A new BMW 3-series is a big deal. The default sports saloon accounts for one third of BMW’s sales so the Munich firm can’t afford to get it wrong. Read on for CAR’s first drive review of the new BMW 3-series.
Bar the comedy glasses, the new BMW 3-series looks the same to me. What’s changed?
More than you’d imagine. Built on a new platform, the new 3-series (codenamed F30) is 93mm longer than the old E90, 50mm of which goes into the wheelbase to improve rear legroom by 15mm. Boot space is up by 20 litres and the track is wider too, by 37mm at the front, and 47mm at the rear. But despite this, the F30 is actually lighter than the old car, by up to 45kg depending on engine and spec
What about those engines? Loads of creamy sixes I hope…
Anoraks will know that the original E21 3-series didn’t get its first six until it had been on sale for a couple of years, but given how inextricably linked the 3-series has been to the six-pot over the past three and bit decades, it’s strange to think that the new car will launch with just one engine packing more than four cylinders: the 302bhp 335i.
Other engines will come later, but the initial lineup starts at £24,880 and comprises four diesels (115bhp 316d, 141bhp 318d, 161bhp 320d Efficient Dynamics, 181bhp 320d) and three petrols (181bhp 320i, 242bhp 328i and the 335i). The 320i and 328i are part of a new range of turbocharged 2.0 engines already filtering into the Z4 and 5-series, using direct injection and twin-scroll turbos to give the performance of the old sixes and near-diesel economy.
Not sure I’d feel happy spending £30k on a four-banger BMW…
Sonically, there’s no comparison. But in every other respect, this is a superb engine. The 328i we drove will hit 62mph in 5.9sec yet returns 44mpg on the combined cycle and emits only 149g/km of CO2. It revs cleanly and exhibits very little lag when you punch the throttle from crusing speeds.
The other car we drove was a 320d. Not the super-frugal Efficient Dynamics version that does 62mph in 8sec and a Prius-like 69mpg, but the regular 320d. Both deliver the same 280lb ft of torque, but the ordinary 20d gets to 62mph 0.5sec quicker at the expense of 7.5mpg and emissions that are only good (120g/km) rather than outstanding (109g/km). At £28,080 each, and that’s before you get into adding one of the new Modern, Sport or Luxury trim packages, they’re not cheap options – you can have a 328i for just a grand more. But with performance to match the 320i, 50% better economy and virtually no handling handicap they’ll be hard to beat for the fleet user.
Cabin still as inviting as a subterranean holiday home in Chile?
Forget the old car’s slabby dash and Eastern Bloc dinginess, the new one is miles better. Bar the splashes of colour on Sport models, it’s fairly conservative, but the materials are far superior and road noise is noticably reduced. And every model gets iDrive and its own colour screen, plus cruise control, keyless start and Bluetooth. But with collision mitigation systems, BMW’s excellent head-up display and handling goodies like a big brake kit, adaptive dampers and variable-rate steering on the options list, it’s going to be easy to add £5-10k to the list price.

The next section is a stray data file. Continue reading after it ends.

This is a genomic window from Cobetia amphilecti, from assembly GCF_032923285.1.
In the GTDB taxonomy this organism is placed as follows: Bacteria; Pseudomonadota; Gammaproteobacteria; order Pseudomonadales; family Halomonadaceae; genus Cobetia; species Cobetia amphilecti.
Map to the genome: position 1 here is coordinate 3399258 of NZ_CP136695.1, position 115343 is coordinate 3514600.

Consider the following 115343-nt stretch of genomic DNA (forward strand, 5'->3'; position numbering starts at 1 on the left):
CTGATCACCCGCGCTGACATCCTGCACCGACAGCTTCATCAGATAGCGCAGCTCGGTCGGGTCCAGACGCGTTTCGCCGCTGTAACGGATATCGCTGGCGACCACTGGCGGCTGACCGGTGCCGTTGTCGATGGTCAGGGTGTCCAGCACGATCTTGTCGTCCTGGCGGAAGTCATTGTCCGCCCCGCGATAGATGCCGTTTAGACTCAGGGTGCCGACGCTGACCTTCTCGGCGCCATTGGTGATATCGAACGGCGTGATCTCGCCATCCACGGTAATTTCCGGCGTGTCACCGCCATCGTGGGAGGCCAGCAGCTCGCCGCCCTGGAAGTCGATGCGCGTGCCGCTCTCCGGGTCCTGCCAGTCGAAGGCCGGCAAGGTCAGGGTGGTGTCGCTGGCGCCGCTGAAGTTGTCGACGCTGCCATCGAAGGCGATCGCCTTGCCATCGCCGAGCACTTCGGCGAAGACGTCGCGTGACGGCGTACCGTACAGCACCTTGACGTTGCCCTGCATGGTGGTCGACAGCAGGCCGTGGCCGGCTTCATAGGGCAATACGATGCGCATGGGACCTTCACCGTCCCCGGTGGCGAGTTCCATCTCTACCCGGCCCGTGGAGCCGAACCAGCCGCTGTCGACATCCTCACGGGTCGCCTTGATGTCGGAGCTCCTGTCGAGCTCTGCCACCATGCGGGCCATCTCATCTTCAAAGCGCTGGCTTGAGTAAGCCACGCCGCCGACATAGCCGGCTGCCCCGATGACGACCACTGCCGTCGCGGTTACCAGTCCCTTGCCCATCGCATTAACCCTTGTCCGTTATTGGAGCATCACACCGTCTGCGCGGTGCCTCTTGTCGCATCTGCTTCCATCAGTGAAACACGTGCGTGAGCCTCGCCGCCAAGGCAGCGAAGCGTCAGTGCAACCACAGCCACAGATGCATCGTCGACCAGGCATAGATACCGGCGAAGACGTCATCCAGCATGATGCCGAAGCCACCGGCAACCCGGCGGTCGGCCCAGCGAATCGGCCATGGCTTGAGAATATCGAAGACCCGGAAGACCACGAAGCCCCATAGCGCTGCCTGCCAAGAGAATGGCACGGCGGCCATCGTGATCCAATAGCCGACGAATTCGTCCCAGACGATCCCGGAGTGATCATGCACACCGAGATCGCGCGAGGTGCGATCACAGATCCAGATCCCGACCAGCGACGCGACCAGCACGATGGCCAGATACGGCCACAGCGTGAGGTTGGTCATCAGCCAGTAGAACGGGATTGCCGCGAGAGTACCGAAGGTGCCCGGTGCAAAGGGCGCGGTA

Variable rate steering?
It’s a simple mechanical rack with different tooth-spacing at the ends than at the centre to lessen arm twirling on really tight roads, like the rack Porsche introduced with the 997, and replaces the generally unloved optional active steering system. It works well, and after a couple of minutes the gearing shift feels perfectly natural, and switchbacks a joy. But while ultra-precise, it feels disarmingly light after the Herculean forces needed to twist the wheel on an E90. We’d like to have tried the basic rack, but neither it or the mid-range Servotronic option were available. All three are electric.
Same story with the dampers: all the launch cars were fitted with the excellent £750 Adpative M suspension, which gives a great ride in Comfort mode, but appreciably better body control in Sport and still sufficient comfort to warrant leaving it there for most journeys. This is a really well balanced car, one that reveles in its 50:50 weight distribution and rear-drive layout, and one that feels so much more lithe than Audi’s often leaden A4. It’s also one that rides so well – it’s almost a surprise to discover that it’s still fitted with run-flat tyres. This is surely the best-driving car in its class, but we really need to try more chassis configurations to know which works best, and which option boxes are worth ticking.
Although it was showing a few wrinkles, the old 3-series was still competitive when the axe fell. But this new car moves the game on with useful gains in refinement while retaining that dynamic edge. Straight to the top of the class.
>> For the full story on the new BMW 3-series, see the January 2012 issue of CAR Magazine, on sale now. Click here for a digital preview